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Women Gain Weight in New Relationship

Starting a relationship means lot of love, happiness and an expanding waist line too, shows a research

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Women Gain Weight in New Relationship
Women Gain Weight in New Relationship. Pixabay
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Starting a relationship means lot of love, happiness and an expanding waist line too, shows a research.

The research, conducted by UKMedix.com, has revealed the effect that a women’s frame of mind can have on her weight.

The study also found that the average woman will gain 7.2 pounds or 3.2 kg in the first year of a new relationship. However, just under half put blame on their partner’s poor diet as the reason for weight gain, reports femalefirst.co.uk.

Also Read: Survey Shows That More Women Support Live-in Relationships in India

“It seems that our frame of mind has a huge impact on our weight, and although men seem to lose weight when in a happy relationship, the average woman will gain half a stone,” said Sarah Bailey of UKMedix.com. One stone, an old British measure, is 6.35 kg.

“Being comfortable in our love lives often equates to increased self-confidence, perhaps explaining the weight gain that many experience.” she added. (IANS)

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Study Reveals That Men Too Care For Their Female Partner’s Well Being

There were also significant differences in the levels of care given for couples where the spouse was only unofficially seen to be 'in need of care'

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The team involved 538 couples in Germany with an average age of 69, where one of them had developed the need for spousal care, between 2001-2015. Pixabay

Women, please take note. If you think that your spouse does not care for your well-being the way you do then you may be wrong, a new study has found.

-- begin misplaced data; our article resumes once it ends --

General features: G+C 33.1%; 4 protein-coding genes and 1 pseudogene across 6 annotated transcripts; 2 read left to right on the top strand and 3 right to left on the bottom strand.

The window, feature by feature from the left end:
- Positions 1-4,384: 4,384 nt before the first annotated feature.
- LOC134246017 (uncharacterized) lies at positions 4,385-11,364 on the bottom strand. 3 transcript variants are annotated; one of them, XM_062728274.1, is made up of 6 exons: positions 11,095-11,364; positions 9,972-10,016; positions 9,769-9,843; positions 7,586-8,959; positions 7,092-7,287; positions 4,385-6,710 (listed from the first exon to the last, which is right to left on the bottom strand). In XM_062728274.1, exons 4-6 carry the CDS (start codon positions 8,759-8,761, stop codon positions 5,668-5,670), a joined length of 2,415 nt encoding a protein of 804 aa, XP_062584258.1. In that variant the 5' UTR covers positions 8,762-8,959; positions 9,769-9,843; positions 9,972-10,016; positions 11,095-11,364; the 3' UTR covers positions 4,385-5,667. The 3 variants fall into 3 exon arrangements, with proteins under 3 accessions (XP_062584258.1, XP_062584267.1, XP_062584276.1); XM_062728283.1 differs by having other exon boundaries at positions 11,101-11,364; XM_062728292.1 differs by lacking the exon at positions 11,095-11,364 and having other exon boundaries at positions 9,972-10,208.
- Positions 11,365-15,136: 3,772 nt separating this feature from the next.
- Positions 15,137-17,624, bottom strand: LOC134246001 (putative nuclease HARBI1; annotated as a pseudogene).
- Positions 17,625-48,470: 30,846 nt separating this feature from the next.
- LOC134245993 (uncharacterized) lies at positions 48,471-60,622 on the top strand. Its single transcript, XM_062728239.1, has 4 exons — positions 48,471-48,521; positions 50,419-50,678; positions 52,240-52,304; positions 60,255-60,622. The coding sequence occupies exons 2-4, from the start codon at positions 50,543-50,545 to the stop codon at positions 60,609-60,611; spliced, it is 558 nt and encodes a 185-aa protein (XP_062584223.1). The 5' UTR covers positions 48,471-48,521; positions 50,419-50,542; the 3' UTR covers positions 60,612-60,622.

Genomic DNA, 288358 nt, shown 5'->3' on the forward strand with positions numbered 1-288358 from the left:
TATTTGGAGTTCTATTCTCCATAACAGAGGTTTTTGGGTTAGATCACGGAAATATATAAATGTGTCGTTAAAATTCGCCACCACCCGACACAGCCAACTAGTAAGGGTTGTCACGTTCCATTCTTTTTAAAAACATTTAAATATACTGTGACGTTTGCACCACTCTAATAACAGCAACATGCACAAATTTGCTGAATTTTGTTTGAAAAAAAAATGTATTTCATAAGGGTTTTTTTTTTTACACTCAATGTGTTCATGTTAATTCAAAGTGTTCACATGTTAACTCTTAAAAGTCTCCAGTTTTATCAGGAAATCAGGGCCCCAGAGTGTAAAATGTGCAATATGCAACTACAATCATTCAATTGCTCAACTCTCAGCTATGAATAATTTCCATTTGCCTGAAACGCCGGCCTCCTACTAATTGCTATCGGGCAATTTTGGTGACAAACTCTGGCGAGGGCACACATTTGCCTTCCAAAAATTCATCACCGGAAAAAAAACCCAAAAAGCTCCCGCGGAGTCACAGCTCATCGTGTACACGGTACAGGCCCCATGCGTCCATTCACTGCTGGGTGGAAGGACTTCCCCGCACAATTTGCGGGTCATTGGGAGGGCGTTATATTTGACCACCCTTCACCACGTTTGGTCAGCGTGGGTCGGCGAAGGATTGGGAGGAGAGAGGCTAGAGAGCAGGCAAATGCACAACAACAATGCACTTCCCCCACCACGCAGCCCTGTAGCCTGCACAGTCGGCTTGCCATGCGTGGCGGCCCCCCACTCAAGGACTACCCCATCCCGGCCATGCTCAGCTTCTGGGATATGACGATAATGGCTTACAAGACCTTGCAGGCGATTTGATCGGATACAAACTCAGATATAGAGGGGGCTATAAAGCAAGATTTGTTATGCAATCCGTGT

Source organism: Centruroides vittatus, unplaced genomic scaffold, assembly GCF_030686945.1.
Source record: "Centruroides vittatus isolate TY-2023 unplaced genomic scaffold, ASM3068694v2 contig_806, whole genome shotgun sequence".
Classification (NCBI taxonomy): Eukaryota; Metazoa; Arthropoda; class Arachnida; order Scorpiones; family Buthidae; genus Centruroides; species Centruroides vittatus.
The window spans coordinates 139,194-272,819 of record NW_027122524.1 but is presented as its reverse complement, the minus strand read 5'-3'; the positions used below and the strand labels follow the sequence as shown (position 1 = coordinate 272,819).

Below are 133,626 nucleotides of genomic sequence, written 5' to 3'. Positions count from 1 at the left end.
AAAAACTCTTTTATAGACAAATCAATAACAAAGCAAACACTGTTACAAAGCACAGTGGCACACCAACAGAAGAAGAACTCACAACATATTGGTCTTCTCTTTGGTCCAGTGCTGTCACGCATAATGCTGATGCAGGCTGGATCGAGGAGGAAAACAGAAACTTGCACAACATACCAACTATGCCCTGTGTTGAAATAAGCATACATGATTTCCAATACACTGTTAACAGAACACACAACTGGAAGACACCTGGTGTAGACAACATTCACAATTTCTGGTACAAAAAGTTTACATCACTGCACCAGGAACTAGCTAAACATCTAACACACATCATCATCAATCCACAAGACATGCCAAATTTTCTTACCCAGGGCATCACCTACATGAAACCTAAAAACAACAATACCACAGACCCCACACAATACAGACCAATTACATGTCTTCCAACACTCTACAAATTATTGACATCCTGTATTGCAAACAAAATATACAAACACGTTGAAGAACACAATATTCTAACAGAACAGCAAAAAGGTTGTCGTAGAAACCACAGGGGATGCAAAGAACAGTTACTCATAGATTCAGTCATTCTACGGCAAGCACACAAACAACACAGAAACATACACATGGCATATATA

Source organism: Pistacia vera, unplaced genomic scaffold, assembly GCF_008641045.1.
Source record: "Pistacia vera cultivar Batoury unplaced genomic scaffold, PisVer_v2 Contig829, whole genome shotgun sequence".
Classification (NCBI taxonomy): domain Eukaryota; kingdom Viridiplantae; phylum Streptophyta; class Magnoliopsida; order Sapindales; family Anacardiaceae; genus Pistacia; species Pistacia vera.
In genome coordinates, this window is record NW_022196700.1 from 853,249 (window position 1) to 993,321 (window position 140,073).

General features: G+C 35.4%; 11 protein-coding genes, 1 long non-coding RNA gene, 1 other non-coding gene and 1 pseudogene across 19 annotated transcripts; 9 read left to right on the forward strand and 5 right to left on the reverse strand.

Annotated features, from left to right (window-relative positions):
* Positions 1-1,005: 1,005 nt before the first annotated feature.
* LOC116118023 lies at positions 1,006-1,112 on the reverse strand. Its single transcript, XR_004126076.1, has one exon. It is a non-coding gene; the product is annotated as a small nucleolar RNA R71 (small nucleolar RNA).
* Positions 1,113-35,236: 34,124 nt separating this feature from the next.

The findings suggest that men respond to their spouse’s illness just as much as women do and reject previous studies suggesting that female caregivers tend to be more responsive.

“We found that unlike many previous studies on care-giving in later life — male caregivers were just as responsive towards their partner’s onset of illness as female caregivers,” said lead author Laura Langner from the University of Oxford in Britain.

For the study, published in the Journals of Gerontology, Series B, the team involved 538 couples in Germany with an average age of 69, where one of them had developed the need for spousal care, between 2001-2015.

They looked at how caregivers adjusted their hours in response to the new care need — whether directly responding to their physical needs or performing errands and housework.

Couple
Men too care for their partner’s well-being: Study. Pixabay

The researchers found that men increased their care hours as much as women did, resulting in similar levels of care once their partner became ill.

These similarities were particularly pronounced when a spouse was deemed severely ill, then there was little to no difference in the level of care given.

Perhaps surprisingly, when their spouse is severely ill, men also increase the time they spend on housework and errands, more than women, the researchers said.

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There were also significant differences in the levels of care given for couples where the spouse was only unofficially seen to be ‘in need of care’.

However, these differences disappeared in homes where no other household help was provided, when regardless of gender, male or female, spouses stepped up to care for each other, the researchers noted. (IANS)

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